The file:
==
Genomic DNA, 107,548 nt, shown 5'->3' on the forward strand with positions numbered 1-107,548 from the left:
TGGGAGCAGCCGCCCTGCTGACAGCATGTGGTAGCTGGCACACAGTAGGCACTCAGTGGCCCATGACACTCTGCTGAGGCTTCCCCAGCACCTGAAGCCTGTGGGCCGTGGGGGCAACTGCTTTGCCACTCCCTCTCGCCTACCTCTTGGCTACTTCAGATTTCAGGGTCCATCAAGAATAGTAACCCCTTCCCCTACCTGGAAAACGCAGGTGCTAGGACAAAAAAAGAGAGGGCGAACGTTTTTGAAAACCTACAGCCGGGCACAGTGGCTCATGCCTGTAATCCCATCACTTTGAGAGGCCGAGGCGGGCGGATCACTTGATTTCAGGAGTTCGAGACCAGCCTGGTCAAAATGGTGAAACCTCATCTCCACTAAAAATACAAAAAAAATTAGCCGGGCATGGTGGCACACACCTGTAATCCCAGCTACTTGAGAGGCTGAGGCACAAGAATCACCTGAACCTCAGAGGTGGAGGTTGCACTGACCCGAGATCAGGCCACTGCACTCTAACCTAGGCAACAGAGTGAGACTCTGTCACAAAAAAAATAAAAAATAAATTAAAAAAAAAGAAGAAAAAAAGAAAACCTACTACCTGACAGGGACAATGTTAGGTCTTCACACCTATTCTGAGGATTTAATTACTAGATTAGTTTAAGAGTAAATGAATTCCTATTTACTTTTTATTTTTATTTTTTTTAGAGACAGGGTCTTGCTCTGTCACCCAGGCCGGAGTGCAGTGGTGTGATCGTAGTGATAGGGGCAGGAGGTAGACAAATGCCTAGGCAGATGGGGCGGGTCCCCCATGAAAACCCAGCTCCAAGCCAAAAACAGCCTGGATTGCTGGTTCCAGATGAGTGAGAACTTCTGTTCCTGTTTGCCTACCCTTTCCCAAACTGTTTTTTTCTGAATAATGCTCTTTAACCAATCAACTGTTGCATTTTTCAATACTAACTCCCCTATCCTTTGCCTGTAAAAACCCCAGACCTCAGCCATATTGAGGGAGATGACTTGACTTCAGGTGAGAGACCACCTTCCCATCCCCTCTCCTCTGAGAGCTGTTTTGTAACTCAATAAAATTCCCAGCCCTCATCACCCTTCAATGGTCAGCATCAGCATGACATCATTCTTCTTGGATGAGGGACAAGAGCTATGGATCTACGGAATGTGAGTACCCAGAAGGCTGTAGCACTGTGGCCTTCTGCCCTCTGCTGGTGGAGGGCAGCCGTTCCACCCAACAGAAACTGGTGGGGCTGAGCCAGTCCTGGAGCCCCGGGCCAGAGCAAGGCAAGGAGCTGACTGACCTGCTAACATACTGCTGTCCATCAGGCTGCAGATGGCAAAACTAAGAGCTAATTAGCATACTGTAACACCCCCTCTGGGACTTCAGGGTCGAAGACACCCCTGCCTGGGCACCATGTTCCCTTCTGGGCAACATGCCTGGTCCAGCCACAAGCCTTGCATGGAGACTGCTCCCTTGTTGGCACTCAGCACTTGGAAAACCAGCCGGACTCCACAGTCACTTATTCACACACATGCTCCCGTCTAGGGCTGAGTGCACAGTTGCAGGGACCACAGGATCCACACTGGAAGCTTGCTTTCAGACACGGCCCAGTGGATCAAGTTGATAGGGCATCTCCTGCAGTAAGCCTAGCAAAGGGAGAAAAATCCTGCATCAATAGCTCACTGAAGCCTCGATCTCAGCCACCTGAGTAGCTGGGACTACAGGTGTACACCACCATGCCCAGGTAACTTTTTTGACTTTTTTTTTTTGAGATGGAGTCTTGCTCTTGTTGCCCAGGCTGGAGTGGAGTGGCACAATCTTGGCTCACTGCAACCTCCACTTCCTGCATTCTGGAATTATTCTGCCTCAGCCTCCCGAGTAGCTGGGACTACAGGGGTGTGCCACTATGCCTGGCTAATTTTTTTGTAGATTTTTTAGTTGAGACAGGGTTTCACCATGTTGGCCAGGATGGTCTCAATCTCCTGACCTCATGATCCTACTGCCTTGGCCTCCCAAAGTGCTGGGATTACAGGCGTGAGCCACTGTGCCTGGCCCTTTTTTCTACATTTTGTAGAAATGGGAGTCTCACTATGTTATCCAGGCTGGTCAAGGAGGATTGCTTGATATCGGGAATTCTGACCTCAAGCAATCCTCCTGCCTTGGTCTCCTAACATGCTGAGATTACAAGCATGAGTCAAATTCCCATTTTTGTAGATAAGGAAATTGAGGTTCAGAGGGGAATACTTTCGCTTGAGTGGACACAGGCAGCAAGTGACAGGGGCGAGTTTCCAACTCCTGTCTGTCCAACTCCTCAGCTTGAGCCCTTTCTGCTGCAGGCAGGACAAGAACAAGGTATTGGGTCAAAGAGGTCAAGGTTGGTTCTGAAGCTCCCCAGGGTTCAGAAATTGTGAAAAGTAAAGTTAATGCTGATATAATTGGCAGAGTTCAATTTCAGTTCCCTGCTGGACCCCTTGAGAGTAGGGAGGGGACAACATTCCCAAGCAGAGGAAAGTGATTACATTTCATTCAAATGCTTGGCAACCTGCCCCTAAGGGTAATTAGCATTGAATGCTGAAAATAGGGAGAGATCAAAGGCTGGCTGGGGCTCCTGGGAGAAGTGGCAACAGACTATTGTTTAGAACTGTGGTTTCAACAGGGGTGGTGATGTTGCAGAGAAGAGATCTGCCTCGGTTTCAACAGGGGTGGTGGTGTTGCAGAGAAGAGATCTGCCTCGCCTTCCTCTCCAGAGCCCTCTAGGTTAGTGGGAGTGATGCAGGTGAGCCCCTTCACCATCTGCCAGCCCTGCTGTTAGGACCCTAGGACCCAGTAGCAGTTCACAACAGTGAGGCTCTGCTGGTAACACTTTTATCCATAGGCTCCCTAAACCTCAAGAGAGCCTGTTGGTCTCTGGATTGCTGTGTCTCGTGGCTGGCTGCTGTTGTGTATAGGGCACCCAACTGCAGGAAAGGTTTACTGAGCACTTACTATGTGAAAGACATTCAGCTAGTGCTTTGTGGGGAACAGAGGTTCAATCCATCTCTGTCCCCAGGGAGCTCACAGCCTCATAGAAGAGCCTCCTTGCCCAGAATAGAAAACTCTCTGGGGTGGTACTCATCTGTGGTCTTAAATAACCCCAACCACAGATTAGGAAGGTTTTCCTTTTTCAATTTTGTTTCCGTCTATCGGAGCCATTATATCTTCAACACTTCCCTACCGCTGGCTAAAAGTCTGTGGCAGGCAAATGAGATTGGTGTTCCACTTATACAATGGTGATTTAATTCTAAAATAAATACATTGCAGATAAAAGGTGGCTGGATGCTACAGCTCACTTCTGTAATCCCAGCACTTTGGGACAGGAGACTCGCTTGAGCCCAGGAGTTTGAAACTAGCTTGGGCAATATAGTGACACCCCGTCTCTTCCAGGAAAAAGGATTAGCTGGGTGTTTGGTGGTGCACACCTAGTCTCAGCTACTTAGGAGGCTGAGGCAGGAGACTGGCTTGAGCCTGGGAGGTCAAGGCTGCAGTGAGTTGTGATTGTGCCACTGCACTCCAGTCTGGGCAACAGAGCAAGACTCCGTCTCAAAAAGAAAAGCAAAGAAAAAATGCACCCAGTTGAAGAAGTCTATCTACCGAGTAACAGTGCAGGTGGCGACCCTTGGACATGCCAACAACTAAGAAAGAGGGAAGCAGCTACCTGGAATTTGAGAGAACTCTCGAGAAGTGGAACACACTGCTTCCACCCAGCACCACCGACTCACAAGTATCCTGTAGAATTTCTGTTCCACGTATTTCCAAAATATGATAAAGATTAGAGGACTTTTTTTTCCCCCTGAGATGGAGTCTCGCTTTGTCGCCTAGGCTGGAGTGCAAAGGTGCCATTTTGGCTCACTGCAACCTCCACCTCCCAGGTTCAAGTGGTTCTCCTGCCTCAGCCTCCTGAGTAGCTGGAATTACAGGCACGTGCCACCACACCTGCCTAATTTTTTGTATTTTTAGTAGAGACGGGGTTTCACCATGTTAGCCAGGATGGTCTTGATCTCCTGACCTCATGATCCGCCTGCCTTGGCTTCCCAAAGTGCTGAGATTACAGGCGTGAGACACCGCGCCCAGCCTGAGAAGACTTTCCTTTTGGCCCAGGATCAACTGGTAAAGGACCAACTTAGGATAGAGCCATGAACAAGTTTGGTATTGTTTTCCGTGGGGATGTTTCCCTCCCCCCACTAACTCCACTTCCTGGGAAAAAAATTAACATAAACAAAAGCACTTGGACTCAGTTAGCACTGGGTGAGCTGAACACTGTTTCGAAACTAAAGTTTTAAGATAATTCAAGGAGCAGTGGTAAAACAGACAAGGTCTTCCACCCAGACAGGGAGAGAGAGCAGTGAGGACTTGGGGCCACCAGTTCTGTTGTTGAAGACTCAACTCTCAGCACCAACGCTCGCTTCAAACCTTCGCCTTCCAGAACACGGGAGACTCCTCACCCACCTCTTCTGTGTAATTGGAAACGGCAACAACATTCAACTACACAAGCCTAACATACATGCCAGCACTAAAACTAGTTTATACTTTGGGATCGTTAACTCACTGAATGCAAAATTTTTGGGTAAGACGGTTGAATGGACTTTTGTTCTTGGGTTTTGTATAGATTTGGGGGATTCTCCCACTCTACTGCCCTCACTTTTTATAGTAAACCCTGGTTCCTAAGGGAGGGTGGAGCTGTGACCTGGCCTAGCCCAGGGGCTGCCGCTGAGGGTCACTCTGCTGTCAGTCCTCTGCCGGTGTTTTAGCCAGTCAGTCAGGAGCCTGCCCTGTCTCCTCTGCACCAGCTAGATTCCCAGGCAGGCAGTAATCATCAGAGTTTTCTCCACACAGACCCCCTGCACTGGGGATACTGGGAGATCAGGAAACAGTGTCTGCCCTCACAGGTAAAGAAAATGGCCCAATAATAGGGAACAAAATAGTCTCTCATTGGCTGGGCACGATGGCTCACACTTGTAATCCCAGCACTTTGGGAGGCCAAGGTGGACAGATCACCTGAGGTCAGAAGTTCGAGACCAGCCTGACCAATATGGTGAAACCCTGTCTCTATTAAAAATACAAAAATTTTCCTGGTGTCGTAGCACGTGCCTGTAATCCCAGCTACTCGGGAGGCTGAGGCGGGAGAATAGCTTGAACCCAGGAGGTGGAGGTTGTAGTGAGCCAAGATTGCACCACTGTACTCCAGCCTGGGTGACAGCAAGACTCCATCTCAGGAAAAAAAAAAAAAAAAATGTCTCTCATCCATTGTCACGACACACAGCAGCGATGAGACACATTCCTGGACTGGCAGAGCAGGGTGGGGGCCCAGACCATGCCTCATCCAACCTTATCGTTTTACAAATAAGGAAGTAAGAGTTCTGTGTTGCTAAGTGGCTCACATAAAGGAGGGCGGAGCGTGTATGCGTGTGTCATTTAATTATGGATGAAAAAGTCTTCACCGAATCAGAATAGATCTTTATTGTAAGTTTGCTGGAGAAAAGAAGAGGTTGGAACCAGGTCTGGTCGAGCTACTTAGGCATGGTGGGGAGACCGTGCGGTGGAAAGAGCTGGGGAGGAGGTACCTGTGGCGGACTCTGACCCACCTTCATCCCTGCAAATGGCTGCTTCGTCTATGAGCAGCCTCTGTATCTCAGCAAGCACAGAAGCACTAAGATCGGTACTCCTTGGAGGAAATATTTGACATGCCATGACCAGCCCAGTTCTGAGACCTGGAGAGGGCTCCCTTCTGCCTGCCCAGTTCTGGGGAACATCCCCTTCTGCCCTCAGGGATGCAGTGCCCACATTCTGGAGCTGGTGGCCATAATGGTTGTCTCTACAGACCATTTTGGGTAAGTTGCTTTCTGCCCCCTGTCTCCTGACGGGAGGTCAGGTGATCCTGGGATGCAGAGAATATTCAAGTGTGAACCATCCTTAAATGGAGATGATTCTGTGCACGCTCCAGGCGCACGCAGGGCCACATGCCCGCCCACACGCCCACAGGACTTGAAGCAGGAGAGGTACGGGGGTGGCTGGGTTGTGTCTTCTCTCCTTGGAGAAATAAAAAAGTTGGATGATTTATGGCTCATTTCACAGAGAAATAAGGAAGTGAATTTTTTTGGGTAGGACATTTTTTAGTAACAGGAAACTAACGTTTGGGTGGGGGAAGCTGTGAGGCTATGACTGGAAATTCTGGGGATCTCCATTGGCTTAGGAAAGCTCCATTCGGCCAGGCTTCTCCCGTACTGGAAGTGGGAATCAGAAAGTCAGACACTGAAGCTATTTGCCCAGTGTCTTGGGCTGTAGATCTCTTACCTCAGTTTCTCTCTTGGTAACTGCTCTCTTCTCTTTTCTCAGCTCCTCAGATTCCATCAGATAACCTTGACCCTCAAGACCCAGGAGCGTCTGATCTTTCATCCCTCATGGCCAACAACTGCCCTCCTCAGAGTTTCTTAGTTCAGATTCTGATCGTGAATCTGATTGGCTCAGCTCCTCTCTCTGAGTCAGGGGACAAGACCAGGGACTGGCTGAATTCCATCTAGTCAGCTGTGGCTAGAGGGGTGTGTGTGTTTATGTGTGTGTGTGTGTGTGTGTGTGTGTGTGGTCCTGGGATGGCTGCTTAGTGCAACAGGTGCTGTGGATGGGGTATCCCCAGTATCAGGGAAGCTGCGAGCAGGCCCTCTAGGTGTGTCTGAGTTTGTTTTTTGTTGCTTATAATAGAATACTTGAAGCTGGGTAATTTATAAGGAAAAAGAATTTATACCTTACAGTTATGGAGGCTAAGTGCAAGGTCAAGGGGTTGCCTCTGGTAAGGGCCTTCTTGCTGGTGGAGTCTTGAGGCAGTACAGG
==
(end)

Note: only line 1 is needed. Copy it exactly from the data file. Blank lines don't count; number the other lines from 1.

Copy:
Genomic DNA, 107,548 nt, shown 5'->3' on the forward strand with positions numbered 1-107,548 from the left: